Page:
|Reviews for William Blake fingering the edge of Revolution|
| fatbird33 chapter 1 . 7/15/2009
i definitley voted for you in the WCC. i just thought that this poem was so beautifully written and so incredibly poetic. great job and i hope to see you next month!
| Duckies chapter 1 . 7/11/2009
Wow, such powerful verses and imagery, I'm very impressed.
Normally I don't like poems that have phrases that continue from one stanza into the next, but you managed to keep these lines so consistent that I didn't mind at all.
Your word choice was excellent, many of them gave off an olden day feel, though all of them emphasised the tone and visions behind each verse.
A very original take on the prompt; it was clever of you to write a poem about a poet. Many of your lines are really beautiful, though I'm going to draw attention to the first and last verses: the first verse drew me in effectively, and set the rest of the poem up perfectly. The last ended the poem really well, flawlessly capturing the personality of William Blake that you had been describing throughout, not to mention it had a kind of epicness about it..
Really good work, good luck for the WCC!
| Isca chapter 1 . 7/4/2009
"He has taught himself to meander past the foggy machicolations of London." Excellent opening line. You immediately prepare the reader for a world that is bustling and industrial. The word 'machicolations' added such a splendid touch of courtly love and medieval architecture.
"Traveling only as far as his boot heels might take him." Oh, my word, this line is incredible. I can picture this man quite clearly in my mind. The word 'salivating' found soon after reminded me of Pavlov's dogs. Also, nice word choice: beatifically.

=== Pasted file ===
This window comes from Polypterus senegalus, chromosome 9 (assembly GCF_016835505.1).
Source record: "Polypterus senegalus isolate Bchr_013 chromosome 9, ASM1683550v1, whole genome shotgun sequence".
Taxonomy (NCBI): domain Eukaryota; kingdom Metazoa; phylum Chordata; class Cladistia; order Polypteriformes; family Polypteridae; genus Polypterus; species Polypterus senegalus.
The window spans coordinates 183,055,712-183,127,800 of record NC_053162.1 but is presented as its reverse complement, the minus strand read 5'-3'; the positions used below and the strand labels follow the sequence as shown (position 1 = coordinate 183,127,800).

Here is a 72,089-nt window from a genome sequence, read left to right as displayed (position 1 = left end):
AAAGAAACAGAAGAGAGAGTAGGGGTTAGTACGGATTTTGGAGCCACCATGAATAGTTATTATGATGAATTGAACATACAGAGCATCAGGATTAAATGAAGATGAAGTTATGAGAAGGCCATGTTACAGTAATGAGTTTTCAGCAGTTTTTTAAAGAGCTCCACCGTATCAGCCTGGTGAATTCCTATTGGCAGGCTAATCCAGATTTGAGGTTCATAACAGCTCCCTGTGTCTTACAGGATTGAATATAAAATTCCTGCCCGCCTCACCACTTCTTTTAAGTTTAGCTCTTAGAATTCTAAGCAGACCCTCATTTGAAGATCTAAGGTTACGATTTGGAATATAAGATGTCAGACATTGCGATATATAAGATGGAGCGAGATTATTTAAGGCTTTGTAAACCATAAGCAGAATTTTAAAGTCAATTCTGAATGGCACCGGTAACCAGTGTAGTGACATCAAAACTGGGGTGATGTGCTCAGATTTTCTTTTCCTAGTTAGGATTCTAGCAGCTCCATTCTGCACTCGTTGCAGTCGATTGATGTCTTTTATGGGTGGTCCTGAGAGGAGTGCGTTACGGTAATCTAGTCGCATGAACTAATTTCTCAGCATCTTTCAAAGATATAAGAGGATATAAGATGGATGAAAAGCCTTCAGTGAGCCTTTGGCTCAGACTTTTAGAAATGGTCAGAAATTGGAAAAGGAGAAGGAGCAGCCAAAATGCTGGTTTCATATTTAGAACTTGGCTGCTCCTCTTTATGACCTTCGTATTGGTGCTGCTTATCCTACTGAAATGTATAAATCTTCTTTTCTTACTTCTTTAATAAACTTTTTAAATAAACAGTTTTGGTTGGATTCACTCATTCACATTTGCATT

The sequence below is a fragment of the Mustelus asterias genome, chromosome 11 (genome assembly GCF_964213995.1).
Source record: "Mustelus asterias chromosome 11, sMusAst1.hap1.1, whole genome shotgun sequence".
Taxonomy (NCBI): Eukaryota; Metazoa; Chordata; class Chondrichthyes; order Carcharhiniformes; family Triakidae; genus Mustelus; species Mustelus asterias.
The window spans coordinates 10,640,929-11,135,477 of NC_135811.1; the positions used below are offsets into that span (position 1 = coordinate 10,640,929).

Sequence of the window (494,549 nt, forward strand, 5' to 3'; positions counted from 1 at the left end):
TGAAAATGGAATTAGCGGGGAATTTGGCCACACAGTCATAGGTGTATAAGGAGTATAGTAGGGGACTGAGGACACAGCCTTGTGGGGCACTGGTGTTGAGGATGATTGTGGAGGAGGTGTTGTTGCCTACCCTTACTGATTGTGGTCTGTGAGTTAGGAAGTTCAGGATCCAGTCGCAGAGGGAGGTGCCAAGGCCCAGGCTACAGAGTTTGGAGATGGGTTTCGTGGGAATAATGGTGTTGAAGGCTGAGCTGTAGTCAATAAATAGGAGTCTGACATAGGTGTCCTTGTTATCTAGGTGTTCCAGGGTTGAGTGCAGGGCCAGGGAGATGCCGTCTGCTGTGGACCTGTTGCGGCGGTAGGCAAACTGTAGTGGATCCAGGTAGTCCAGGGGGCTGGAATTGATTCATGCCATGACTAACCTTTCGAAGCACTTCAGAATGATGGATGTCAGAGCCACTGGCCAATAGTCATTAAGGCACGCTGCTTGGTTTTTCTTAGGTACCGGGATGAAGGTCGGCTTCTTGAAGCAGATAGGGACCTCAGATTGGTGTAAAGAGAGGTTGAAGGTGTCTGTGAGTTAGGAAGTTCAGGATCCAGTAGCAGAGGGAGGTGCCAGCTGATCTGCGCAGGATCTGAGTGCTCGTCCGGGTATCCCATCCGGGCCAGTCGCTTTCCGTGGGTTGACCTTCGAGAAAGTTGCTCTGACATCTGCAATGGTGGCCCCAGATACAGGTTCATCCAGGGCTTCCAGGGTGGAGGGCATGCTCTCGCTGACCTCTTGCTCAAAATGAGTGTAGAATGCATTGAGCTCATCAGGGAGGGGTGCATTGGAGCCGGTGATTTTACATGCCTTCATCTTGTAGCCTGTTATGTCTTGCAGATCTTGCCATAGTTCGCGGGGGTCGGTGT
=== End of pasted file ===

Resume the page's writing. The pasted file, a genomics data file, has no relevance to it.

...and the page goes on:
Holy Christ, the 'fingering revolutions' stanza was phenomenal. That's perfection, my friend. The way this stanza connects to the ending, "Even in death you cannot place him," leaves the reader feeling utterly awe-struck and impressed.
Brilliant work, Faithless Juliet. Good luck in the WCC this month. :)
| Louis Denair chapter 1 . 7/3/2009
Splendid, breathtaking, staggering artistic display. I loved the passion, the emotion and the speaker's profound sentiment for William Blake glaringly evident and powerfully evocative in every single verse.
"A root, heavy from milky flames licking
the dividers of conformity"- one of my favorite lines- so perfectly vivid, I could easily envisage the fiery tongues lashing the very embodiment of conformity, those pompuous second-rate artists who can't see farther than the tip of their nose.
Nearly every verse made me soft and giggling with delight. Bravo.
| john chapter 1 . 7/3/2009
this is really dark, and somewhat fantastical. It makes me wonder what, if any of this is based on fact.
| amavian chapter 1 . 7/2/2009
There’s a lot of build up with this one. It seems as though each section were a continuance of that palpitation trying to come to it’s greater end. I have to say that ending seemed a bit forced and out of character, however thats just me. You’re verses, as always, are very powerful, even if I don’t always understand what they mean.